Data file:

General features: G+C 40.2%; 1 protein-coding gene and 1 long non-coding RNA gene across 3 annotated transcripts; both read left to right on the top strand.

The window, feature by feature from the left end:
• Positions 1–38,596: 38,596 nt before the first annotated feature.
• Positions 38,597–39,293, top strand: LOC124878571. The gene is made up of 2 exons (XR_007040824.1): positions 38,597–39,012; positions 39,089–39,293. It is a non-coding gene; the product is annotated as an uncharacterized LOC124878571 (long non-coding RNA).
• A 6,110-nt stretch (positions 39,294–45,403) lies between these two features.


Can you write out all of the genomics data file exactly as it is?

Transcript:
General features: G+C 40.2%; 1 protein-coding gene and 1 long non-coding RNA gene across 3 annotated transcripts; both read left to right on the top strand.

The window, feature by feature from the left end:
• Positions 1–38,596: 38,596 nt before the first annotated feature.
• Positions 38,597–39,293, top strand: LOC124878571. The gene is made up of 2 exons (XR_007040824.1): positions 38,597–39,012; positions 39,089–39,293. It is a non-coding gene; the product is annotated as an uncharacterized LOC124878571 (long non-coding RNA).
• A 6,110-nt stretch (positions 39,294–45,403) lies between these two features.